Do you know someone who complains about a physical malady, but refuses to go to the doctor? That reminds me of what is happening to our nation. Our maladies are well known in experiential terms, but they continue on an on, because we don’t want to go to the doctor or take our medicine.
Loss of Confidence in Government
Our leading candidates for president could objectively be described by the terms, hate monger, extremist, untrustworthy, and unqualified. People are so dissatisfied with our political system they are looking beyond the fringes of what we would normally consider acceptable for leadership. People are fed up with politics and government dysfunction.
Obvious Prescription: Most people agree that money should not be a factor in elections, there should be term limits, legislative districts should be impartially configured, and legislators simply need to represent their constituency.
When President Obama was elected to his first term there was a lot of hope that change would come. He was on a reactionary mission to change our national image from independent cowboy to cooperative world citizen. As crises arose he made some pretty good speeches, but he did not lead.
We have witnessed a downward spiral in every troubled region of the world because of a huge leadership vacuum created by his pulling back, reigning in, and refusal to decisively stand against aggressive, murderous governments, and terrorist organizations. We have stood back while the greatest humanitarian/refugee crisis since WW II unfolded before us. We have made it clear to our allies, resistance fighters, and refugees; they are on their own.
Obvious Prescription: This nation can take strong action without rushing to war, but we have to be engaged. We have to have a cohesive policy. We can support our allies and we can do our part to prevent people from being slaughtered or misplaced by war. But we have to use our great diplomatic, economic, and military power responsibly, which means, we have to lead.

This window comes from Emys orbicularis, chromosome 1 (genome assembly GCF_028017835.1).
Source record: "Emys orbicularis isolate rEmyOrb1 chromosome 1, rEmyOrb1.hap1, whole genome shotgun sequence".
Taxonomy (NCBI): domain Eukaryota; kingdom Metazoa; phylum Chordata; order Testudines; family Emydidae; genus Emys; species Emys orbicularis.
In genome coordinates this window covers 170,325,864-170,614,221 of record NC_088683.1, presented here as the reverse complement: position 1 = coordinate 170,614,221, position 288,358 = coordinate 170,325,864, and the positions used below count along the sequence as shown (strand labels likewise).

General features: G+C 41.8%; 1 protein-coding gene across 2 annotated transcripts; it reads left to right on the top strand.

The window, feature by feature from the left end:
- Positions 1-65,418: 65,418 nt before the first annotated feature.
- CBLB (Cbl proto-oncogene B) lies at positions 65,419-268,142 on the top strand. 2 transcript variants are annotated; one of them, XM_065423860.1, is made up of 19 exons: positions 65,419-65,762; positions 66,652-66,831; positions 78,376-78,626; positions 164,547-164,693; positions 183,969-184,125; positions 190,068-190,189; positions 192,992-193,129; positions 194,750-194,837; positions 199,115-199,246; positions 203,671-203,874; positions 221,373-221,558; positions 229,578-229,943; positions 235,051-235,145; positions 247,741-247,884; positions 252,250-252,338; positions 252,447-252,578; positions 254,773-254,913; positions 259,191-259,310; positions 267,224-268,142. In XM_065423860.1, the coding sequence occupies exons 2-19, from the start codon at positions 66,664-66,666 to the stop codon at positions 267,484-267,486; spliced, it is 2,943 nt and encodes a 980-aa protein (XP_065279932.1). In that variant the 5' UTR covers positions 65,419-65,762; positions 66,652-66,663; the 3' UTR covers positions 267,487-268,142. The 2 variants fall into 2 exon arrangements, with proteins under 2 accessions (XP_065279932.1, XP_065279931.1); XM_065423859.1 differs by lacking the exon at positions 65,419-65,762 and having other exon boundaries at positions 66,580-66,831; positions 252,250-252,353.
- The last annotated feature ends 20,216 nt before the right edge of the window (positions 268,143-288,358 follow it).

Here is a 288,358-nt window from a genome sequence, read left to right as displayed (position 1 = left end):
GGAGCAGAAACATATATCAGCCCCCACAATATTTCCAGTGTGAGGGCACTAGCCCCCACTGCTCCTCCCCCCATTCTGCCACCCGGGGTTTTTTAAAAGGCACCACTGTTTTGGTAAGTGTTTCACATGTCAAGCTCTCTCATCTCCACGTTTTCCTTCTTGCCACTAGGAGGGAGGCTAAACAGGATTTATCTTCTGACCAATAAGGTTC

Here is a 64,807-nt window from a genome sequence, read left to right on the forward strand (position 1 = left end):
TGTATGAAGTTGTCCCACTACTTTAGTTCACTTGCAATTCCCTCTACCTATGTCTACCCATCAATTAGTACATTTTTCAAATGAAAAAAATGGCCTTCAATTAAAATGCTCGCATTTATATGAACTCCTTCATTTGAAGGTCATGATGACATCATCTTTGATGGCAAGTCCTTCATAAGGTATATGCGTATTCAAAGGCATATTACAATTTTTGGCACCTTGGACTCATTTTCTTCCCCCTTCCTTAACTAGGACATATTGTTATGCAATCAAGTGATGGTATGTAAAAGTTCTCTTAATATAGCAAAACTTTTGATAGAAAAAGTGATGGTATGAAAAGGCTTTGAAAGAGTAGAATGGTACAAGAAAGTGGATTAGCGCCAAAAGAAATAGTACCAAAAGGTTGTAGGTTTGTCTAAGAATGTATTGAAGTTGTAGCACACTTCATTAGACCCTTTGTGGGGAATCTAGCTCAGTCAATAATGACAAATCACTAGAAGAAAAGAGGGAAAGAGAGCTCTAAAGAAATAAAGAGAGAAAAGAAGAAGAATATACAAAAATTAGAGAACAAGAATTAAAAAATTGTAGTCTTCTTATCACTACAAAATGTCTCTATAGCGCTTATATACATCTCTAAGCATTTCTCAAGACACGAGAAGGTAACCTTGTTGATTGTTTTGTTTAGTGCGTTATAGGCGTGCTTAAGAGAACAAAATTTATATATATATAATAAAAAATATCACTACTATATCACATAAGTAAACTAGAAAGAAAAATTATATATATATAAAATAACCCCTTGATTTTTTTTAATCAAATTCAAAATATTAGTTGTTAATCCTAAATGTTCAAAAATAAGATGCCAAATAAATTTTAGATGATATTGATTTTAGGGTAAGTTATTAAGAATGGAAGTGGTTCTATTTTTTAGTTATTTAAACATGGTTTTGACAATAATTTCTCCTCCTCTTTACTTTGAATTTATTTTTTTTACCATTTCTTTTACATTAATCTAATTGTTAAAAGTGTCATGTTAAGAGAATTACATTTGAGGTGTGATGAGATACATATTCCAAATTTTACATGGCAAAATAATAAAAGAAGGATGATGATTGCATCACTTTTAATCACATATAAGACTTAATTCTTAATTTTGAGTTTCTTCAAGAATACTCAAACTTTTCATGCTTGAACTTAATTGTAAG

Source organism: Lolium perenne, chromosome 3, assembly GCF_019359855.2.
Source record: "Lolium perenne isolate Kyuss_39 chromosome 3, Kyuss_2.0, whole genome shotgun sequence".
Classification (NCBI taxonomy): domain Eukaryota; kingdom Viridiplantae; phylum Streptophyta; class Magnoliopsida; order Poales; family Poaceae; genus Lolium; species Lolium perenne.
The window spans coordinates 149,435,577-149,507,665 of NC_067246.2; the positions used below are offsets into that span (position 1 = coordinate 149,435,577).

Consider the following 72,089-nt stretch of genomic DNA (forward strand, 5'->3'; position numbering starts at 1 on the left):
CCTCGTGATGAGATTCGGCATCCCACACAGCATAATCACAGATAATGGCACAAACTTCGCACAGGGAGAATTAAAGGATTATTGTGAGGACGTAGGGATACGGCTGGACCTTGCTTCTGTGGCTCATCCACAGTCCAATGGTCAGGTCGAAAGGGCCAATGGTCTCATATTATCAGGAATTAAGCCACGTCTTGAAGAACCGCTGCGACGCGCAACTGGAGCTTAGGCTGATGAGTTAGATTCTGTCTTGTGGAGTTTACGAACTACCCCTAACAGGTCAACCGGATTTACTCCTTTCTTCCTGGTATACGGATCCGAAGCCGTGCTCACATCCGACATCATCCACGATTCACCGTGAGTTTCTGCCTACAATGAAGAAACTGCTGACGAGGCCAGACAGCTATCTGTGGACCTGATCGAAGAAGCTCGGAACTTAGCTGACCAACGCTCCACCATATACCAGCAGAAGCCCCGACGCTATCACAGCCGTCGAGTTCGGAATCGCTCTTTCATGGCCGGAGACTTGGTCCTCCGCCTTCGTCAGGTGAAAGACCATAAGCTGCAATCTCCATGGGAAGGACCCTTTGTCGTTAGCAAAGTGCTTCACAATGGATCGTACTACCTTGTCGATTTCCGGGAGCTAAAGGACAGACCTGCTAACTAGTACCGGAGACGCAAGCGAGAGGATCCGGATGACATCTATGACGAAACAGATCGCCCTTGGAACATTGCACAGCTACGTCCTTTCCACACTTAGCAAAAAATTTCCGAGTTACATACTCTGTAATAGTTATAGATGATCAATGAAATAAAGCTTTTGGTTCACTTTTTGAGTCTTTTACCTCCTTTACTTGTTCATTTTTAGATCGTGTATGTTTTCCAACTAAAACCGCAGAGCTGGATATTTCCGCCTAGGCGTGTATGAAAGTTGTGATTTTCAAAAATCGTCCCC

The great middle class that was the backbone of our nation and proof that we are the land of opportunity has shrank to less than 50% of the population. There are now more people at the highest and lowest income extremes than in the middle. The reasons abound: cheap labor abroad, unfriendly business regulations and tax structures here, untrained workers for today’s high tech jobs, and an obsessive focus on corporate profits. Way too many people have gone from one decent paying job to two lesser jobs in order to survive. Too many people have totally left the workforce out of frustration.
Obvious Prescription: It’s common knowledge that our nation needs tax and regulatory reform and simplification for businesses and families, and that we need an affordable education system that efficiently trains workers for a new generation of jobs.
We are experiencing the most significant racial unrest in fifty years. Profiling and the unnecessary use of force by law enforcement should have been eliminated long, long ago. Yet, I have heard little to nothing about the context of the unrest. Crime, poverty, and family life all play a huge role. If we get things straightened out with law enforcement, but ignore the systemic issues, the problems will continue.
Obvious Prescription: There must be local, solution-oriented conversations about the whole range of issues. There must be help for people who want to change things for the better.
We are a nation of gun totters, and our gun violence rates are exponentially higher than any developed nation in the world. We are also a nation that has abandoned our mentally ill. Bad combination.
Obvious Prescription: Common sense has been over-ridden by lobbyists and conspiracy theorists. Universal background checks, assault weapon bans, and no guns for people on the “no fly” list should not be so difficult.
What We Need
The general pathway to begin to get on the solution side of these issues is widely known. It is the political will that is absent and it is the media who loves to fan the flames to boost their ratings. The compulsion to keep the power base in tact has resulted polarization and paralysis.
We need leaders who represent their constituents, not their party or their mega donors. We need leaders who can talk to talk to people who see things differently, and still move things forward. That’s called legislating.
We need solutions, not finger pointing.